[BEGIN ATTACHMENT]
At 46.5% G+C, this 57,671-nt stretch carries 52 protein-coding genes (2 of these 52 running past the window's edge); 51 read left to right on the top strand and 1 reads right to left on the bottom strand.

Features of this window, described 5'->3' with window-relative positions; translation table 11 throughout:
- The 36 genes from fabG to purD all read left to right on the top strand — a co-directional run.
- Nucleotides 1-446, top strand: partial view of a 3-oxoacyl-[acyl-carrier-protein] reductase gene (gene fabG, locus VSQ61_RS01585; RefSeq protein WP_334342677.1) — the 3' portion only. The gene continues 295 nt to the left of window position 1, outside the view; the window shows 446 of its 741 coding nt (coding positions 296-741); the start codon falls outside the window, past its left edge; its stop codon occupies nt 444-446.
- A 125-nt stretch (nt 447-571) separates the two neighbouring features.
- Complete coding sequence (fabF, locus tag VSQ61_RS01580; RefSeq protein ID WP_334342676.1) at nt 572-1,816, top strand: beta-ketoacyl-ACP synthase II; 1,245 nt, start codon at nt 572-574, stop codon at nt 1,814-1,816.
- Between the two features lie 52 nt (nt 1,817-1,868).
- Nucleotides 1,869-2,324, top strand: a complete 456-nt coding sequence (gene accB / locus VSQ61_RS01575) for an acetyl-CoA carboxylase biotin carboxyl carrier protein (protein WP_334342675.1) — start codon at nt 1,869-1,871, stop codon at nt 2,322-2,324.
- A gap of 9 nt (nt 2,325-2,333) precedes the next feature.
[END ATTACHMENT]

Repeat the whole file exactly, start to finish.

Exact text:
At 46.5% G+C, this 57,671-nt stretch carries 52 protein-coding genes (2 of these 52 running past the window's edge); 51 read left to right on the top strand and 1 reads right to left on the bottom strand.

Features of this window, described 5'->3' with window-relative positions; translation table 11 throughout:
- The 36 genes from fabG to purD all read left to right on the top strand — a co-directional run.
- Nucleotides 1-446, top strand: partial view of a 3-oxoacyl-[acyl-carrier-protein] reductase gene (gene fabG, locus VSQ61_RS01585; RefSeq protein WP_334342677.1) — the 3' portion only. The gene continues 295 nt to the left of window position 1, outside the view; the window shows 446 of its 741 coding nt (coding positions 296-741); the start codon falls outside the window, past its left edge; its stop codon occupies nt 444-446.
- A 125-nt stretch (nt 447-571) separates the two neighbouring features.
- Complete coding sequence (fabF, locus tag VSQ61_RS01580; RefSeq protein ID WP_334342676.1) at nt 572-1,816, top strand: beta-ketoacyl-ACP synthase II; 1,245 nt, start codon at nt 572-574, stop codon at nt 1,814-1,816.
- Between the two features lie 52 nt (nt 1,817-1,868).
- Nucleotides 1,869-2,324, top strand: a complete 456-nt coding sequence (gene accB / locus VSQ61_RS01575) for an acetyl-CoA carboxylase biotin carboxyl carrier protein (protein WP_334342675.1) — start codon at nt 1,869-1,871, stop codon at nt 2,322-2,324.
- A gap of 9 nt (nt 2,325-2,333) precedes the next feature.